Bitcoin has fallen by roughly $400 and is now trading for $8,900. Yesterday, we discussed potential resistance between the $9,000 to 9,300 range, and now that speculation is crossing into reality, though it’s unclear if the currency is slated to stay here for much longer.
Prior to the drop came a bitcoin trading ban in Iran. The country has long allocated fears and rising concerns due to money-laundering, volatility and the loss of investor assets, and now it appears they’ve become too much to bear. Crypto trading – predominantly bitcoin trading – was halted in Iran earlier this week, and now the country is issuing a state-based virtual coin to help boost the country’s economy.
Iran’s national form of fiat – the rial – ultimately plunged following President Trump’s pressure on European nations to assist the United States in rebuilding the nuclear deal it presently holds with Iran. Trump will decide on May 12 whether the U.S. should pull out of the deal, and sanctions are expected that could cripple Iran’s financial infrastructure. The digital currency it’s now issuing is a “back-up plan” that representatives and state officials have had in motion since February.
Iran’s information and communications technology minister Mohammad Javad Azari-Jahromi explains:
“Last week, at a joint meeting to review the progress of the local cryptocurrency project, it was announced that the experimental model was ready. The Central Bank’s ban does not mean the prohibition or restriction on the use of the digital currency in domestic development. The CBI ban on bitcoin dealings was made due to concerns that the volatility in the crypto market could lead people to lose their assets. Bitcoin is not the one and only cryptocurrency.”
The good news is that bitcoin is slated to survive this setback and mark a path towards $12,000 by summer. It’s the first objective of the coin on its way towards higher record prices, though it appears these records are dependent on external factors. For now, the currency continues to react in a mostly positive manner towards trends, news and political data, but investors are warned to stay cautious.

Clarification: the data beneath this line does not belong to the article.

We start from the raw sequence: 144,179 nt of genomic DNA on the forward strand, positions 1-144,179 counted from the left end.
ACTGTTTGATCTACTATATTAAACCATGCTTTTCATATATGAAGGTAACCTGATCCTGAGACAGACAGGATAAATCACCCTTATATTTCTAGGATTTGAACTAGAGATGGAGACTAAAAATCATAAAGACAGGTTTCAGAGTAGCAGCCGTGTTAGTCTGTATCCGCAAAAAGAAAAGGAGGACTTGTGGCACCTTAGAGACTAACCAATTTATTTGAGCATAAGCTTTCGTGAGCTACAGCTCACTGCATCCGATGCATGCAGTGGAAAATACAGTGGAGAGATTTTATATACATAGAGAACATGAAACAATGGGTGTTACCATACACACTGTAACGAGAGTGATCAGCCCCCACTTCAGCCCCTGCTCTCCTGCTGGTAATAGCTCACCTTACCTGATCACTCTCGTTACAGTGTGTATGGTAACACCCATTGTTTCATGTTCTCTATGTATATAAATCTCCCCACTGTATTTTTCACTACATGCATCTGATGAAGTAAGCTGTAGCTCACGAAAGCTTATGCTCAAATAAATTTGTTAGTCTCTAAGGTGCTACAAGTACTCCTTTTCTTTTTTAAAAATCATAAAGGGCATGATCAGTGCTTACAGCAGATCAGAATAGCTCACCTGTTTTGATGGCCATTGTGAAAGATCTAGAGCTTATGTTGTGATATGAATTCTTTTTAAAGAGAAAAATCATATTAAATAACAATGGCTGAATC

Presently, support sits at $6,000, thus cancelling any bearish objectives. Granted this breaks down, however, downward motion is expected in bitcoin’s future, though this isn’t to be expected immediately. In fact, bitcoin could rise as high as $13,000 following its $12,000 jump, followed by $15,000 and $16,000 respectively.
Despite this, reactions to cryptocurrencies and the outcomes they present remain relatively mixed. A new report issued out of Hong Kong, for example, declares the risk factor with cryptocurrencies as “medium-low,” saying that while volatility exists, bear patterns and financial crime are not presently strong enough to increase risk levels within the region.
On the other hand, Vinay Sharma – senior trader at Ayondo Markets – feels that the “buzz around cryptocurrencies is dissipating,” and that the “question of their use and viability” remains intact.
“In my view, the chances of crypto being used as a viable medium of exchange in the future is very slim,” he stated. “In my opinion, cryptocurrencies aren’t really currencies at all, with volatility so high they become assets that traders and investors can speculate on, and I imagine this will continue to be true in the long term.”